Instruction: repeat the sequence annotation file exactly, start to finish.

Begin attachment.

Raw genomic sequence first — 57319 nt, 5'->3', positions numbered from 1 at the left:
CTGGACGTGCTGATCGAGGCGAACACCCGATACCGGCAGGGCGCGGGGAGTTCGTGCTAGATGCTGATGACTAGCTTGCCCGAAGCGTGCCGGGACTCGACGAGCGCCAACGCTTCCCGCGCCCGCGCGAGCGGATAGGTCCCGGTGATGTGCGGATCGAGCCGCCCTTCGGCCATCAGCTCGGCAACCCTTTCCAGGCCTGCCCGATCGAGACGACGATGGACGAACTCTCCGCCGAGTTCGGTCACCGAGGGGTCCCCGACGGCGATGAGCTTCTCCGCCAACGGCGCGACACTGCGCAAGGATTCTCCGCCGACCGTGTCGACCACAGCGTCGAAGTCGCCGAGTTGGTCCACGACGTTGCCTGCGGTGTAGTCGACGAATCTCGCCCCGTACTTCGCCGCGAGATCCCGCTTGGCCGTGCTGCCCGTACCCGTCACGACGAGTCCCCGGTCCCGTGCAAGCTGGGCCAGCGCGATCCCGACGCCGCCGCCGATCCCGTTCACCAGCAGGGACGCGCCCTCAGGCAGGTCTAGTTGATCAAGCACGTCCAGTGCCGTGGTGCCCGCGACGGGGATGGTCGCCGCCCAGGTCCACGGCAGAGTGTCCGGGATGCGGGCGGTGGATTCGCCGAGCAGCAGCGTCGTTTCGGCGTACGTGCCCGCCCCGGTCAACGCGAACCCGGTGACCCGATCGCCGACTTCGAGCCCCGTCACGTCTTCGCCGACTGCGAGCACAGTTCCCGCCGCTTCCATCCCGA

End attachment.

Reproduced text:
Raw genomic sequence first — 57319 nt, 5'->3', positions numbered from 1 at the left:
CTGGACGTGCTGATCGAGGCGAACACCCGATACCGGCAGGGCGCGGGGAGTTCGTGCTAGATGCTGATGACTAGCTTGCCCGAAGCGTGCCGGGACTCGACGAGCGCCAACGCTTCCCGCGCCCGCGCGAGCGGATAGGTCCCGGTGATGTGCGGATCGAGCCGCCCTTCGGCCATCAGCTCGGCAACCCTTTCCAGGCCTGCCCGATCGAGACGACGATGGACGAACTCTCCGCCGAGTTCGGTCACCGAGGGGTCCCCGACGGCGATGAGCTTCTCCGCCAACGGCGCGACACTGCGCAAGGATTCTCCGCCGACCGTGTCGACCACAGCGTCGAAGTCGCCGAGTTGGTCCACGACGTTGCCTGCGGTGTAGTCGACGAATCTCGCCCCGTACTTCGCCGCGAGATCCCGCTTGGCCGTGCTGCCCGTACCCGTCACGACGAGTCCCCGGTCCCGTGCAAGCTGGGCCAGCGCGATCCCGACGCCGCCGCCGATCCCGTTCACCAGCAGGGACGCGCCCTCAGGCAGGTCTAGTTGATCAAGCACGTCCAGTGCCGTGGTGCCCGCGACGGGGATGGTCGCCGCCCAGGTCCACGGCAGAGTGTCCGGGATGCGGGCGGTGGATTCGCCGAGCAGCAGCGTCGTTTCGGCGTACGTGCCCGCCCCGGTCAACGCGAACCCGGTGACCCGATCGCCGACTTCGAGCCCCGTCACGTCTTCGCCGACTGCGAGCACAGTTCCCGCCGCTTCCATCCCGA